BNPL Lenders Want In On Credit Reports
With Buy Now, Pay Later (BNPL) products continuing to gain in popularity as a payment method for consumers, some in the BNPL industry are now exploring ways to report data about consumers’ repayment of BNPL loans to credit bureaus in ways that help consumers build credit. At present, most BNPL products only report data to credit bureaus when consumers are delinquent on their payments.
“We want to ensure that consumers can use this product to build credit—positive credit—and can show, demonstrate, and believe that if they are individuals using this product responsibly, it will have a positive impact on their score,” Penny Lee, CEO of the Financial Technology Association, told Protocol.
In June, the Consumer Financial Protection Bureau (CFPB) began monitoring the BNPL industry through a formal market monitoring inquiry. In a blog post, the Bureau noted that “until recently, few BNPL lenders furnished information about consumers to the nationwide consumer reporting companies (NCRC’s). This lack of furnishing […] could be bad for BNPL borrowers who pay on time and may be seeking to build credit, since they may not benefit from the impact that timely payments may have on credit reports and credit scores. It may also impact both BNPL lenders and non-BNPL lenders seeking to understand how much debt a prospective borrower is carrying.”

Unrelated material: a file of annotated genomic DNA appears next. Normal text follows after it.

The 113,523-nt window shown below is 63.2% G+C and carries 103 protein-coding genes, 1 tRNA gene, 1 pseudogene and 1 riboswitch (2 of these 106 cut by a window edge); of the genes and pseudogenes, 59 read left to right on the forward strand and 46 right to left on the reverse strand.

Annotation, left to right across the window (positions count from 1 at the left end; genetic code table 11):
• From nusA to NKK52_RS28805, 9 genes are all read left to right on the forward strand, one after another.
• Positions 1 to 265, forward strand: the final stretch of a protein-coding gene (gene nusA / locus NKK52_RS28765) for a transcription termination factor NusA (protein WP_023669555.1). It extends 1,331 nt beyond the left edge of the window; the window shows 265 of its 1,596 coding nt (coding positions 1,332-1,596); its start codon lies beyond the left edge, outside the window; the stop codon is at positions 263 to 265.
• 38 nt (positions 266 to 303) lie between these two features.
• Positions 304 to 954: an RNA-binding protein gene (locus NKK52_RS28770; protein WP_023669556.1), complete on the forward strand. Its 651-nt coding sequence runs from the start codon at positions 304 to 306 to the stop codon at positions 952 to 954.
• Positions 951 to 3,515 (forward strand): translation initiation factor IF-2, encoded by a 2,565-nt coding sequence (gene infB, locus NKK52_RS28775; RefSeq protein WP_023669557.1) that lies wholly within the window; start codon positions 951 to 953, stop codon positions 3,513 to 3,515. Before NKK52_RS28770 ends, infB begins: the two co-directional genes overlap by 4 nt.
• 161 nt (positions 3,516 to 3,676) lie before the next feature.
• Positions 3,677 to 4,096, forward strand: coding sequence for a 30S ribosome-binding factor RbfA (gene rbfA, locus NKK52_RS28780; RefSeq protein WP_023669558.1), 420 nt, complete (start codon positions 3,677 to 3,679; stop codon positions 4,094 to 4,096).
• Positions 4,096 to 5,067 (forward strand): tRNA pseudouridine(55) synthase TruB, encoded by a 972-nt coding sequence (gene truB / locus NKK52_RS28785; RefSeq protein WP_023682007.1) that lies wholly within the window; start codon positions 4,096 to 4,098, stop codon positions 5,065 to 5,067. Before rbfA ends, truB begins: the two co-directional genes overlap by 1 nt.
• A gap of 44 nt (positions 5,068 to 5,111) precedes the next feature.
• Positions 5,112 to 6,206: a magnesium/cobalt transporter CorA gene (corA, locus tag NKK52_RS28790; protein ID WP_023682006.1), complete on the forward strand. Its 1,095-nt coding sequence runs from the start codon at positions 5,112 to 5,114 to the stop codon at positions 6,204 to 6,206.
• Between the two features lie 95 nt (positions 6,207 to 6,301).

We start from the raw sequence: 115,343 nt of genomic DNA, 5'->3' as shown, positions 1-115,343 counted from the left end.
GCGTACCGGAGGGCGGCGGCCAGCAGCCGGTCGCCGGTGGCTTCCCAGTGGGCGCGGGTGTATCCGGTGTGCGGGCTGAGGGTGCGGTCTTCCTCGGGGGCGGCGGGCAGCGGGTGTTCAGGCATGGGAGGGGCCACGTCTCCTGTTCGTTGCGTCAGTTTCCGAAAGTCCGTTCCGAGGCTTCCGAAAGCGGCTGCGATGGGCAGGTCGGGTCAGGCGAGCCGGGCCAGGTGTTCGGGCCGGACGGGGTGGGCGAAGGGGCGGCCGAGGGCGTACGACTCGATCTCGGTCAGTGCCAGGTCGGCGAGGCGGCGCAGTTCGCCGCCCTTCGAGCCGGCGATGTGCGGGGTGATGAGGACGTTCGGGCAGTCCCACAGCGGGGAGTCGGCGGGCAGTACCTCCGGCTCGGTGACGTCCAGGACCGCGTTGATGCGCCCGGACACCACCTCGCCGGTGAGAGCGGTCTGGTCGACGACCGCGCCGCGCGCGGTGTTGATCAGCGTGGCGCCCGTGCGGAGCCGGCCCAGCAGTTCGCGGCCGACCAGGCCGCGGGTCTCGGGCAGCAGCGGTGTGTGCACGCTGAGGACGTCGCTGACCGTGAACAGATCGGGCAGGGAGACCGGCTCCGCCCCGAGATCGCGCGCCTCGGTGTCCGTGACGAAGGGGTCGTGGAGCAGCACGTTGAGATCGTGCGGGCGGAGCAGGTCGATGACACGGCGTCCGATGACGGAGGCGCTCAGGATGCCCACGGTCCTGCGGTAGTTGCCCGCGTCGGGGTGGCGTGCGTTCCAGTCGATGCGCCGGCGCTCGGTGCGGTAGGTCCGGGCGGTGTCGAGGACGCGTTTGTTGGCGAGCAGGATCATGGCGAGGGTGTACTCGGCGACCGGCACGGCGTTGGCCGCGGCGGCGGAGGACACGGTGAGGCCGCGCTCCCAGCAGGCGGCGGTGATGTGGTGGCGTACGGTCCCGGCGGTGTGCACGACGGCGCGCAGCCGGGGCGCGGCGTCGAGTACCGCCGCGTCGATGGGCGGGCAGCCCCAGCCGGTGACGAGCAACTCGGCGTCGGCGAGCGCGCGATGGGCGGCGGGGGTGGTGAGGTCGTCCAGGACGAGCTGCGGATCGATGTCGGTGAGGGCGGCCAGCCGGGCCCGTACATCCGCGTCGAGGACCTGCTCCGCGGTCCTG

Some consumer advocates have argued that BNPL products should be evaluated as a revolving line of credit, but most BNPL companies don’t want to be subject to credit card regulations. Unlike credit cards, BNPL payments are usually bi-weekly, and companies have their own protections against irresponsible use to prohibit users from racking up debt like they would with credit cards.
The big three credit bureaus—Experian, Equifax, and TransUnion—have designated different processes for furnishing BNPL data to FICO and VantageScore. The CFPB, however, is concerned about BNPL companies keeping consumer data for anticompetitive reasons.
“Super apps, BNPL, and embedded commerce all allow for data to be kept within the confines of the tech platform and deepen and secure consumer reliance on these products,” the CFPB blog post said.